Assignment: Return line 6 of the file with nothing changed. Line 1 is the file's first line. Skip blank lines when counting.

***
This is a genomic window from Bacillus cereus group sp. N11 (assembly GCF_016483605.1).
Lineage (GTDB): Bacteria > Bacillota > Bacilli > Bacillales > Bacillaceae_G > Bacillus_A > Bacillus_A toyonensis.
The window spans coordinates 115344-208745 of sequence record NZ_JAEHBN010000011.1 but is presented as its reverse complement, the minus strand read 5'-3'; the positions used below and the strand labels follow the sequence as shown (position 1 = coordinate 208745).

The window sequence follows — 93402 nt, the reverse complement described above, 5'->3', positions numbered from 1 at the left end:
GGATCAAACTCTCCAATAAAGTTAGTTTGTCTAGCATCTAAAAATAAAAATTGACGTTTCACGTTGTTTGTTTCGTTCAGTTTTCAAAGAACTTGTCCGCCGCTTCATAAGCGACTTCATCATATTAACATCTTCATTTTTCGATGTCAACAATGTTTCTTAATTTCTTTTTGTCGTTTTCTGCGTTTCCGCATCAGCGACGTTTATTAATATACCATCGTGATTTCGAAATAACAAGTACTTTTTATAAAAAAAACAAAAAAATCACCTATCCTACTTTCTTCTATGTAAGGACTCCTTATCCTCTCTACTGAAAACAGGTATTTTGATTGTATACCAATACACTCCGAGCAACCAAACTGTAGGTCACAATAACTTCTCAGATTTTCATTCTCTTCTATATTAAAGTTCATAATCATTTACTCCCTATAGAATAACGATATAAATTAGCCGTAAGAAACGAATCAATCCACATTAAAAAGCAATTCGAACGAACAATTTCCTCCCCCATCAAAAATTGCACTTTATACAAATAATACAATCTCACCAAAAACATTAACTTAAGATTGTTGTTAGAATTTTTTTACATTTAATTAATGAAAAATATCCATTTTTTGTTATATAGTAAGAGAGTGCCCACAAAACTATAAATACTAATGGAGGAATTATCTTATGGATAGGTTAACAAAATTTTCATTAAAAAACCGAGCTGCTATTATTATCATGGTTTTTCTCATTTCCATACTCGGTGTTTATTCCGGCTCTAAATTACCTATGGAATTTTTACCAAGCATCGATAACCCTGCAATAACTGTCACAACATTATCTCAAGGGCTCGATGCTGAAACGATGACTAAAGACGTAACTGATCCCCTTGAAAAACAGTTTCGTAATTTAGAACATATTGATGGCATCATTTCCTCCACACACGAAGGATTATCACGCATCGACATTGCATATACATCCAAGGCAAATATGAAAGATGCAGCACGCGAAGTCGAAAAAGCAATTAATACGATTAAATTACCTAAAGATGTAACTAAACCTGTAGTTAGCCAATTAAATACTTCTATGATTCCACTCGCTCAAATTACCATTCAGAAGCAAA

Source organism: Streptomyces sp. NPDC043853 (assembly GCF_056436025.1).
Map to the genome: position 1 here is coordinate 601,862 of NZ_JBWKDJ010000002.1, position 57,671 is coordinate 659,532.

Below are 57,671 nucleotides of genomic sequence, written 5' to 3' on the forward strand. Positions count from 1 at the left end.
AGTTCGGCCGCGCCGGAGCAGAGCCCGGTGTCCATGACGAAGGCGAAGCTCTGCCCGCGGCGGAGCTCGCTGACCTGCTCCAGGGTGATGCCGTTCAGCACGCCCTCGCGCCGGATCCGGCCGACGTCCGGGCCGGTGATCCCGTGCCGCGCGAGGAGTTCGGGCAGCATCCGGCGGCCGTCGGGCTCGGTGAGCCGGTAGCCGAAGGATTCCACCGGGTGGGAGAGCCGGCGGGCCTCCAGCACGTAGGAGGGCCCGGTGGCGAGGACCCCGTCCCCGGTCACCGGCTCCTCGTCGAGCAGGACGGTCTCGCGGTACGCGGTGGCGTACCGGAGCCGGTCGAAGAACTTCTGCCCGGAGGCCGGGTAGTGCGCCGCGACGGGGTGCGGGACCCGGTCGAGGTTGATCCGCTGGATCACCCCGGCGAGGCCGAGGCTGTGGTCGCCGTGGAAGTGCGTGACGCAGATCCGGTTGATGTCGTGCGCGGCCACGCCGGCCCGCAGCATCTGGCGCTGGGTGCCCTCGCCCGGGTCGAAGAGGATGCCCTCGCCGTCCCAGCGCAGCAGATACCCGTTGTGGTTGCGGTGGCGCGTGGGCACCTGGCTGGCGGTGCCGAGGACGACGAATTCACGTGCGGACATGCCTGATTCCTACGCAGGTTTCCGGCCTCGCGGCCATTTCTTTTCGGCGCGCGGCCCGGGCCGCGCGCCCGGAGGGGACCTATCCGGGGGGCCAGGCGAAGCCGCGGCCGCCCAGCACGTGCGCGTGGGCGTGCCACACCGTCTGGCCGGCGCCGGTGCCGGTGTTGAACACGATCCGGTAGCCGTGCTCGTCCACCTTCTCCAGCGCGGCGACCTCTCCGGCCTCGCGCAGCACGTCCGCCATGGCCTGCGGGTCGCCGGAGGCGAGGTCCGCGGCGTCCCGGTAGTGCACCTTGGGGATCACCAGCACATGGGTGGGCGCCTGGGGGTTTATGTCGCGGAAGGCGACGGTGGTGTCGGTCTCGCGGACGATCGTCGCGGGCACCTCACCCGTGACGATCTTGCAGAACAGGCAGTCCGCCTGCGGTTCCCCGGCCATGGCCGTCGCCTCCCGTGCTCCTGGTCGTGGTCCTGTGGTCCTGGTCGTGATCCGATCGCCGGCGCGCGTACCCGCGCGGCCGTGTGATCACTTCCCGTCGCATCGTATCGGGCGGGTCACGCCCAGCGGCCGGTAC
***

Source organism: Streptomyces sp. NPDC043853 (assembly GCF_056436025.1).